In Brief

The arsenal of science instruments on board any spacecraft is carefully planned, built and tested during the mission’s development – a long time before it is launched into space. But ESA’s Mars orbiters are both getting a new science capability, years after their launch to the Red Planet! How so? Mission control teams have now demonstrated that the short-range radios on Mars Express and the ExoMars Trace Gas Orbiter, normally used to communicate with landers and rovers on the surface, can be used in tandem to probe the Martian atmosphere.

How are radios used for science?

Normally, ESA’s Mars Express (MEX) spacecraft waits until it has a clear view of Earth before transmitting signals across space, so as to avoid disruption from the Martian atmosphere. But we can also use this disruption, and the fact we know characteristics of the original signal sent by the spacecraft very well, to study the temperature, pressure and other properties of the slice of Martian atmosphere through which it passes.

ESA’s Mars Express orbiter performing ‘traditional’ radio science by transmitting
to Earth through the martian atmosphere. Image credit: ESA/S. Poletti

This radio science technique is limited by the fact that Mars Express is not always in a position where its radio beam to Earth will pass through the Martian atmosphere – which is usually a good thing for getting important science data gathered by its instruments back safely!

It is also limited by the fact that the vast space between Earth and Mars, and Earth’s own atmosphere, also alter the radio signal. It can be tough to work out which changes were solely due to the Martian atmosphere. And both of these limitations are due to the fact the antenna receiving the signal is always stuck in the same place – on Earth’s surface.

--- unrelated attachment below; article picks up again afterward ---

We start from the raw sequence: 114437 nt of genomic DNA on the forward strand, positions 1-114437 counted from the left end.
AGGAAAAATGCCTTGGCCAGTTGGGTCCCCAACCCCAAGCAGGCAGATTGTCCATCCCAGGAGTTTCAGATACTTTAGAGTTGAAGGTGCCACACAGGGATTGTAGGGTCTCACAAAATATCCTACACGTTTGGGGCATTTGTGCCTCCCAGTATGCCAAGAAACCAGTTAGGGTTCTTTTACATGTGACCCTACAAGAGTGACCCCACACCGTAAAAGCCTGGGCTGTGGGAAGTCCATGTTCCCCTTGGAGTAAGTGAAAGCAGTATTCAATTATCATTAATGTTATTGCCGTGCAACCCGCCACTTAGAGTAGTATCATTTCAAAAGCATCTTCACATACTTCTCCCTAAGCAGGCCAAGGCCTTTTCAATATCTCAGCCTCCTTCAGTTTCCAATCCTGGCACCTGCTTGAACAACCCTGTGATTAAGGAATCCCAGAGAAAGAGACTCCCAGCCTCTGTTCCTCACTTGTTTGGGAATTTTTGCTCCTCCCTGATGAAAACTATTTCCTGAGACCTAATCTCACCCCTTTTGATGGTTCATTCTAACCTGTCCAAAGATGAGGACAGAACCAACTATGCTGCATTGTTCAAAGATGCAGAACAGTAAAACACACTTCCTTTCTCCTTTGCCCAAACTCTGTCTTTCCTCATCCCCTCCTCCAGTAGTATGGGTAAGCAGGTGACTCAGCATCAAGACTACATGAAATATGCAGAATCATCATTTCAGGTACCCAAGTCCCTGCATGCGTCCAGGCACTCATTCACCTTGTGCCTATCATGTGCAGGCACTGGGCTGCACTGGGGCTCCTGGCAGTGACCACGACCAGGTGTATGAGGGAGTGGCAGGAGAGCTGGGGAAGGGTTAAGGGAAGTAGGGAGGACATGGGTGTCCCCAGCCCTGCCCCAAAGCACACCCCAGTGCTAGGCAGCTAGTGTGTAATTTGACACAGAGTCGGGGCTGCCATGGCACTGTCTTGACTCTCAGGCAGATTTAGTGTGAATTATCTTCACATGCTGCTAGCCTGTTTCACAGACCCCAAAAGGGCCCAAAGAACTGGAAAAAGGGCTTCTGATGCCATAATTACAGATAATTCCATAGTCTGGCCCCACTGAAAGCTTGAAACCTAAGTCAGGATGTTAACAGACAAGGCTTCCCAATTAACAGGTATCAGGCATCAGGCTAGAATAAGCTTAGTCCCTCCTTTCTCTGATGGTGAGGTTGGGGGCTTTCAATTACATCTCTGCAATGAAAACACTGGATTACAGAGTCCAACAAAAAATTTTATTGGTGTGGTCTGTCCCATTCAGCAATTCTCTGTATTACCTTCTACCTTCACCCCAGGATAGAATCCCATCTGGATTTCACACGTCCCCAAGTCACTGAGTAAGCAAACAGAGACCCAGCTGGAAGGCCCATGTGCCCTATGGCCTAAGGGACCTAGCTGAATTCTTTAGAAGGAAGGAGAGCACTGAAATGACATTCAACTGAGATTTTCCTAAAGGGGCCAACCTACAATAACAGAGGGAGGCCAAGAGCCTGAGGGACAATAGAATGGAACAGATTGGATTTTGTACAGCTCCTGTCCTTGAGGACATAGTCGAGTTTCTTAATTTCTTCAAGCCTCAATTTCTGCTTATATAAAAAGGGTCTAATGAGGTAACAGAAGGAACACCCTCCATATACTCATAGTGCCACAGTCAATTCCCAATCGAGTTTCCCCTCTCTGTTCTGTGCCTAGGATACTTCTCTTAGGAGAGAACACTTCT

But what if it wasn’t?

18 years’ worth of science in two months

What if the antenna receiving the radio signal was also in orbit around Mars?

Satellites around Earth have used a similar method to study Earth’s atmosphere, and NASA conducted a test to prove that a radio signal could be sent between two Mars orbiters using their Odyssey and MRO spacecraft in 2007. Since 2016, ESA has also had two spacecraft orbiting Mars, so the Mars Express and ExoMars Trace Gas Orbiter (TGO) mission control teams set out to see if and how ESA could use them to conduct new radio science at the Red Planet.

ESA Mars Express transmitting signals to ESA TGO through
the martian atmosphere. Credit: ESA/S. Poletti

If all the possible scenarios in which the two spacecraft can ‘see’ each other are used, the radio science conducted using the two in just two months would exceed that produced in 18 years using just Mars Express! Of course, the spacecraft are busy doing other important jobs at Mars, so not every single opportunity can be used for atmospheric radio science, but the technique is clearly scientifically valuable.

Chatting at Mars

The large antennas that the two spacecraft use to communicate with Earth use incompatible frequencies for ‘speaking’ to each other. This is a feature, not a bug, as it prevents their signals from interfering with each other when they are both transmitting data to Earth at the same time.